Engaging and empowering staff is key to driving improvement in hospital care
The Care Quality Commission (CQC) has published a report that explores how eight NHS trusts have been able to make significant improvements in the quality of care and improve their CQC rating.
‘Driving improvement: case studies from eight NHS trusts,’ reveals the journey of improvement travelled by eight trusts from the perspective of staff, patients and organisations that represent them, and highlights how engaging and empowering staff has been critical in driving up quality.
The report – based on interviews with staff, patients and local patient group representatives – shows that one of the first steps to improvement for trusts was to review the culture of the organisation and look to address any disconnect between clinicians and managers, between medical and nursing teams or between different hospitals in the same trust. The priority for leaders was to bring all the elements of the trust together by engaging with staff and allowing open and honest conversations about what needed to happen to improve.
Professor Sir Mike Richards, CQC’s Chief Inspector of Hospitals, said: “Since introducing our comprehensive inspection programme in 2014, I have been encouraged by the number of NHS trusts that have made significant improvements in quality. We know from our inspections that strong leadership and a positive open culture are important drivers of change.
“This report set out to build on that knowledge by exploring how leadership can drive improvement and identify what action has been taken to successfully deliver transformational change.
“Each trust had its own approach to change, but there were themes common to all and numerous examples quality initiatives, collaborative working, and programmes of engagement that have helped to drive forward improvement.
“Real change does not happen overnight – the improvements made by each trust are a testament to the time, effort and determination of staff and local partners. I hope their stories will encourage and inspire others in their own improvement journey.”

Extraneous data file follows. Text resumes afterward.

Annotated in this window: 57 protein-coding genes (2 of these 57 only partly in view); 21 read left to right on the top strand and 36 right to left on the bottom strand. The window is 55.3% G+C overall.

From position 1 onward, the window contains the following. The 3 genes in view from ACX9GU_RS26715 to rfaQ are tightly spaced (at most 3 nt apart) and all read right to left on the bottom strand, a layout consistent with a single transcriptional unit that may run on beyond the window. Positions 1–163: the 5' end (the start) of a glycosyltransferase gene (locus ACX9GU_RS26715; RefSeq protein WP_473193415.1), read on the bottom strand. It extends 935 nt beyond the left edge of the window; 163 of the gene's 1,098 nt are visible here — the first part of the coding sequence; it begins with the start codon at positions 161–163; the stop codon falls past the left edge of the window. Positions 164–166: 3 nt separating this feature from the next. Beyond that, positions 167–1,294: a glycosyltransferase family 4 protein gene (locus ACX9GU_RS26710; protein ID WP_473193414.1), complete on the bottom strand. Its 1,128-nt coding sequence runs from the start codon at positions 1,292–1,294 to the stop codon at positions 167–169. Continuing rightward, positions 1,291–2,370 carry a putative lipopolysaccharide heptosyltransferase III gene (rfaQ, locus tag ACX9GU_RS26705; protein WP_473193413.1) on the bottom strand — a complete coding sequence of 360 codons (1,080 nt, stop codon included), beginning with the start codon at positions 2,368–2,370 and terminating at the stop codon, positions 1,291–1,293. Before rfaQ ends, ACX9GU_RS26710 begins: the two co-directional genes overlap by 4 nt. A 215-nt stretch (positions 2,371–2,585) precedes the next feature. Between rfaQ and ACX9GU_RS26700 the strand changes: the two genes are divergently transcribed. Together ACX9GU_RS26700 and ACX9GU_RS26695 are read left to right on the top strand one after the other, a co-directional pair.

Trusts placed emphasis on the visibility of leaders: chief executives and senior staff spent time on the ‘shop floor’, meeting staff and setting up regular channels of communication. They worked with staff to produce a set of shared values that would underpin positive cultural change and understood that staff needed to have ownership of those values if they were to be meaningful. For some this involved recognising the need to tackle equality and diversity issues relating to staff and patients and in the wider community.
The trusts also took action to change their approach to quality improvement and the report highlights a number of different initiatives. For example, Leeds Teaching Hospitals NHS Trust and Barking Havering and Redbridge University Hospitals NHS Trust are two of five trusts chosen to work with the Virginia Mason Institute as part of a programme led by NHS Improvement to help improve patient pathways.
As well as corporate initiatives, trusts set up their own local initiatives. At East Lancashire Hospitals NHS Trust, they embarked on a major staff engagement programme featuring ‘Big Conversations’. These were focussed on improving quality and safety and ensured staff commitment to their vision – to be recognised for providing safe, personal and effective care.
The feedback received from trusts also shows that inspection helps improvement. As well as identifying problems and helping trusts develop improvement plans, CQC reports can give a rigour and discipline to improvement work and provide clinicians and managers the boost to make changes.